He charts the growth of the "project" and its support from Washington but then argues that it had second thoughts in the 1980s. This turned to deep suspicion in the 1990s when Brussels acquired power ambitions, launching the euro as a challenge to dollar hegemony and the Galileo satellite network as a rival to America's GPS monopoly in space.
Now, fifty years after the Treaty of Rome, the Euro-imperialists defeated themselves by over-reaching on so many fronts. According to Ambrose, it began to fall apart in 1995 when Sweden, Finland, and Austria joined the club, eroding Rheinland supremacy. English displaced French as the Lingua Franca. The British and their allies quietly took control of key levers in the EU's engine room.
Free market ideas won the argument, as they were bound to do given the Anglo-Saxon revival of the late 20th century. The dream expired in May 2004 with the arrival of escapees from the Warsaw Pact. To the astonishment of France and Germany, only Luxembourg and Belgium joined in denouncing the Iraq war. Washington's game paid off.Ambrose does not dismiss the fears of the Eurosceptics though. But, he says, the scare has passed. We are not in the euro; the EU army never got off the ground; there is no supreme court. The union has become too big to manage. Europe is now in the grip of an even faster demographic collapse than in the fourth century. And he predicts a grim future for the "project":
Brussels tried to ram through the European constitution before the East Europeans arrived, knowing it would be impossible afterwards. That act of hubris brought to a head the long-simmering revolt of Europe's peoples. France said No, and Holland delivered the shattering blow from which there could be no recovery.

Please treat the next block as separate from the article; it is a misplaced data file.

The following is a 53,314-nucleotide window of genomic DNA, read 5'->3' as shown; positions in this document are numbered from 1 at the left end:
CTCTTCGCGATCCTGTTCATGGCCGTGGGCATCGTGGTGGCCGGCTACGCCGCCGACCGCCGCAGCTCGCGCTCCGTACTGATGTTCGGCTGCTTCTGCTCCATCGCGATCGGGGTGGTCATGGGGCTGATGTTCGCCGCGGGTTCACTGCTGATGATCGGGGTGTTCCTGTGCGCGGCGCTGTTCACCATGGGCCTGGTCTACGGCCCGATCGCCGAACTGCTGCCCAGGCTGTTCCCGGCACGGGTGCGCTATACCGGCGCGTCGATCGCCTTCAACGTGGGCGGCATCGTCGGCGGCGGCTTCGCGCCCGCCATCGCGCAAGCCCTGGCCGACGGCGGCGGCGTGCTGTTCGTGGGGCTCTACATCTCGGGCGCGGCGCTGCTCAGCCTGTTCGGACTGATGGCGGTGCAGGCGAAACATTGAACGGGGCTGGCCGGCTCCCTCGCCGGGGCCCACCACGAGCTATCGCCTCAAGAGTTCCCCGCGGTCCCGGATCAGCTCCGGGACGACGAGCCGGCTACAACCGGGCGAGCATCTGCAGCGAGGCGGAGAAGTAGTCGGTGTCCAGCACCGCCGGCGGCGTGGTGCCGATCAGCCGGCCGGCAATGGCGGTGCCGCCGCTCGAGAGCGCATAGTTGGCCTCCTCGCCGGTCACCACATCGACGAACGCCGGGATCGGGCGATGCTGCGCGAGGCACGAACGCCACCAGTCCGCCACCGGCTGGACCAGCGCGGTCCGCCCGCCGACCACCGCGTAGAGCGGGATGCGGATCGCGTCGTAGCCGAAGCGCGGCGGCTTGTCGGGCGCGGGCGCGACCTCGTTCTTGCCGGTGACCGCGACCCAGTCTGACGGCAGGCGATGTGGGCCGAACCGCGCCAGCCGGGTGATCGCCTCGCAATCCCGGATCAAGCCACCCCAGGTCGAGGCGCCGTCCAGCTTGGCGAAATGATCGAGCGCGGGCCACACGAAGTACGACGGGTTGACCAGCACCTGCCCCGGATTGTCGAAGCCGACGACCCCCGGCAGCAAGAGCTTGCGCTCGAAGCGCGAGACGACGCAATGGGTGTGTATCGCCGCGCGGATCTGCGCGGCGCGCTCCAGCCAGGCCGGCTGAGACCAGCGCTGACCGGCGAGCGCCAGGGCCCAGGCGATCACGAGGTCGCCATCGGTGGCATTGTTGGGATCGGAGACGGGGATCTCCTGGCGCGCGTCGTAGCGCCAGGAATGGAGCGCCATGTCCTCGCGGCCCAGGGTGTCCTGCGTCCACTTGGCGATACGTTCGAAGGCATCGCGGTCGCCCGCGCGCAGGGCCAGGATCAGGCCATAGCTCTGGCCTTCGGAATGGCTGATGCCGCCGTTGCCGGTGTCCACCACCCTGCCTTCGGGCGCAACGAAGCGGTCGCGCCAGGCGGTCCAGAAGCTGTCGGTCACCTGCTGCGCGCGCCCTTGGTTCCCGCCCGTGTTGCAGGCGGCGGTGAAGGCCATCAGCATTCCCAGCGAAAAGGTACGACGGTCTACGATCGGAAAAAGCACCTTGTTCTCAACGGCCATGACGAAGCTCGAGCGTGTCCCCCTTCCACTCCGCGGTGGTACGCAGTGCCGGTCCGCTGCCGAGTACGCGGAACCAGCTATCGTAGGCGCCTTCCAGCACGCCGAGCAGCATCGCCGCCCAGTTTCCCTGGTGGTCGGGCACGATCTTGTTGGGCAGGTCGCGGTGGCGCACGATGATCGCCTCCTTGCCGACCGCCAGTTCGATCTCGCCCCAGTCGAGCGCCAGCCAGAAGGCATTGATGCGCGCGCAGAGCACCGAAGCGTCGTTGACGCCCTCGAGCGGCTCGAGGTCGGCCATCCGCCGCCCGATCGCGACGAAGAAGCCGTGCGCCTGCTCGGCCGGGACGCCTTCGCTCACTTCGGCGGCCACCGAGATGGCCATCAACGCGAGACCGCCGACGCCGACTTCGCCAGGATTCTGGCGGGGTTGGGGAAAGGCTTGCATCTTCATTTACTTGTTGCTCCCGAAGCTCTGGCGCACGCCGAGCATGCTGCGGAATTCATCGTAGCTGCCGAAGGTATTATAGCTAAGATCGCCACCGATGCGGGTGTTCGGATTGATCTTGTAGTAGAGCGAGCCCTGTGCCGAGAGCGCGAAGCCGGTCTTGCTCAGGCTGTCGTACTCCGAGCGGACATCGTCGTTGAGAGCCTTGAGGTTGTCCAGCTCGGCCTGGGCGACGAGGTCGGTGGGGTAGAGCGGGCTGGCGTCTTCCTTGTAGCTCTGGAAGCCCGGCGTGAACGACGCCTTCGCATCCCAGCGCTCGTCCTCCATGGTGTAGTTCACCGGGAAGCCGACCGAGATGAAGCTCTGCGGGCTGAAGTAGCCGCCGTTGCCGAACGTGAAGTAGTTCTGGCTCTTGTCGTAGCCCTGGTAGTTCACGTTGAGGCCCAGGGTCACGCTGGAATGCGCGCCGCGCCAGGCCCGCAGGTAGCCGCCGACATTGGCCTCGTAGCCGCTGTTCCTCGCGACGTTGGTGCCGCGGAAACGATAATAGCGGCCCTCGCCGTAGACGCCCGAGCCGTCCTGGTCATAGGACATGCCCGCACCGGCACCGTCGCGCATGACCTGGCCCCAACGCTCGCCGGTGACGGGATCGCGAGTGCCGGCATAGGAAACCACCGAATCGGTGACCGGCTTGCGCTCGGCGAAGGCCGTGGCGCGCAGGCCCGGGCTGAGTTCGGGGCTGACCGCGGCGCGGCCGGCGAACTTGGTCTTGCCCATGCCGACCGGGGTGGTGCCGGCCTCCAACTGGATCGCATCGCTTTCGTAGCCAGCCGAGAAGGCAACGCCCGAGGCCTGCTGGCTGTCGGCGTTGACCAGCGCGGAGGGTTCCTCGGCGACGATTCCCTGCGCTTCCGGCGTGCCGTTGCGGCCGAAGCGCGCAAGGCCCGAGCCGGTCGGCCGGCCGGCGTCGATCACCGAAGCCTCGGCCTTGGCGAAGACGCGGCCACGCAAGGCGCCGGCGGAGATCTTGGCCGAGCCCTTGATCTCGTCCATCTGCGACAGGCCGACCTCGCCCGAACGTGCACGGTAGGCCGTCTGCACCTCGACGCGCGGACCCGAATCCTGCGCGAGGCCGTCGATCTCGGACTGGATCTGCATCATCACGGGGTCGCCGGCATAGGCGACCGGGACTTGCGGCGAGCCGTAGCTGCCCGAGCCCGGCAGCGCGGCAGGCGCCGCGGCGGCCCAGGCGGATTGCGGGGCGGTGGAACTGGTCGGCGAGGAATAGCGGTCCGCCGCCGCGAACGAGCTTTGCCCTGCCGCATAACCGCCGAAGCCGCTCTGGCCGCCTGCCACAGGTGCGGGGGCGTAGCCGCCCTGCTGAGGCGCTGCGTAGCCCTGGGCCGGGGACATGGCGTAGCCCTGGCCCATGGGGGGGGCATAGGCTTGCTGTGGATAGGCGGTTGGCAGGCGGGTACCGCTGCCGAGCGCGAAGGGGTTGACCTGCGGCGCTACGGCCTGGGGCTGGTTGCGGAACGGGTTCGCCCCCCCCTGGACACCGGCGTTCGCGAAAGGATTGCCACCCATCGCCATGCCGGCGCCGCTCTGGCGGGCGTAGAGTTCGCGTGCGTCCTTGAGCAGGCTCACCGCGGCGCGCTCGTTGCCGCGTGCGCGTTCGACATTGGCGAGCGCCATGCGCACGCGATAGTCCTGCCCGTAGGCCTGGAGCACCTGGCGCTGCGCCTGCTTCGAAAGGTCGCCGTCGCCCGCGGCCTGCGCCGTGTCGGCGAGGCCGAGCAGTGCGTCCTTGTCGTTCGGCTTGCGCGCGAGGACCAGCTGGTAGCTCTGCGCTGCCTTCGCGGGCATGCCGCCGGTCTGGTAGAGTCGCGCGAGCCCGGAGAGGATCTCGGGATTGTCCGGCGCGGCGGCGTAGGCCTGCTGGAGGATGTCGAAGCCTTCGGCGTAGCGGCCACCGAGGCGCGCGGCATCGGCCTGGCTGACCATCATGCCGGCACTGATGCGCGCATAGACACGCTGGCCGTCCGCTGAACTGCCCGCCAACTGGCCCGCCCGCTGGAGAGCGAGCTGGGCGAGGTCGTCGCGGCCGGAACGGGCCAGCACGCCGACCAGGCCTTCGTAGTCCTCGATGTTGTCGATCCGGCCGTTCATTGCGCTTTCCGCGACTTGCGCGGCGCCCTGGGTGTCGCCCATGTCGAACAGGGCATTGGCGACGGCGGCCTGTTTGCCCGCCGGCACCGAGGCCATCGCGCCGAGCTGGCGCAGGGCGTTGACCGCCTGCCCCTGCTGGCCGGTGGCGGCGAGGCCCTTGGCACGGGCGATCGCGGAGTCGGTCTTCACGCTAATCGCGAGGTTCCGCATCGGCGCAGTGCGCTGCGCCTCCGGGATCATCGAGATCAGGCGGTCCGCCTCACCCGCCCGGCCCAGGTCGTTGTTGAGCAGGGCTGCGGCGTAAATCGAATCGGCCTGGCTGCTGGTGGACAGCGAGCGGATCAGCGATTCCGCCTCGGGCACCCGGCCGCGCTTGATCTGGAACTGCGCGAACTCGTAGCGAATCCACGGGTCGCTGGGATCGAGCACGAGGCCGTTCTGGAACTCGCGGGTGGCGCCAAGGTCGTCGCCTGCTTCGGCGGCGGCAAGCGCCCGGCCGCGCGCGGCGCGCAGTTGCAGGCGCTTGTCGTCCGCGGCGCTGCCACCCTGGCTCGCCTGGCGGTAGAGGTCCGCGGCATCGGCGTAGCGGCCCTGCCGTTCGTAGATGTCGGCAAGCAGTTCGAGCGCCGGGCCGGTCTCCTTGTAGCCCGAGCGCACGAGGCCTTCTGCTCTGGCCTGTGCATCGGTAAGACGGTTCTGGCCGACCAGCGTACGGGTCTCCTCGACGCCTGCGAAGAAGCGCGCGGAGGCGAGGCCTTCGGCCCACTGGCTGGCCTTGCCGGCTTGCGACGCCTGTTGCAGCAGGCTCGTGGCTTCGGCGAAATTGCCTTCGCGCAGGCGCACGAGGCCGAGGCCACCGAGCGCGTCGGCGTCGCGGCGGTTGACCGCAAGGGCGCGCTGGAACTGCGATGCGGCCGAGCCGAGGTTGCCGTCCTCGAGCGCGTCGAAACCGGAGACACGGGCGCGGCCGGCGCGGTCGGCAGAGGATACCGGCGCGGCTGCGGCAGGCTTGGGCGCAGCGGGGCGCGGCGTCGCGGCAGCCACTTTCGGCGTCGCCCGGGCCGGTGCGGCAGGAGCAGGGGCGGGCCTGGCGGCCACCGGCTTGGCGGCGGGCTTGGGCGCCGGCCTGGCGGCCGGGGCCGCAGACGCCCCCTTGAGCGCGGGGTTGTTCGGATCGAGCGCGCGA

Europols may prattle on about a fresh vote. Are they not listening to Nicolas Sarkozy, next strongman of France? Such a course would "tear Europe apart", he said, or threatened. It is unthinkable to override French, Dutch, British and Polish objections. Talk of expelling the Refusniks is preposterous.
The most Brussels can do is to hold on to the powers it has and prevent the euro disintegrating as Club Med and the Teutonic bloc pull apart. As the Commission itself admitted in its quarterly report last week: "Persistent differentials in price competitiveness and concomitant widening current account imbalances have built up since the inception of monetary union." Rectifying this will require wage compression in the laggard countries and will be a "major challenge", it said.Thus Ambrose tells us, rather than fret about an EU superstate that is withering on the vine, it is time to ponder what might happen if monetary union breaks down in acrimony. "Do we want to lose the EU altogether?" he asks.
Yes, EMU can keep going, but only if a resurgent Germany is willing to tolerate higher inflation. If not, Italy, Greece, Portugal, Spain and France must deflate. Will Latin democracies swallow that?
Brussels knew from the outset that the euro could not survive hard times without an EU treasury and debt union to back it up but they assumed this would work to their advantage: a crisis would force the pace of integration. It was a calamitous miscalculation, as we may see if the euro reaches $1.40. Germany can withstand the pain: the Latins cannot.
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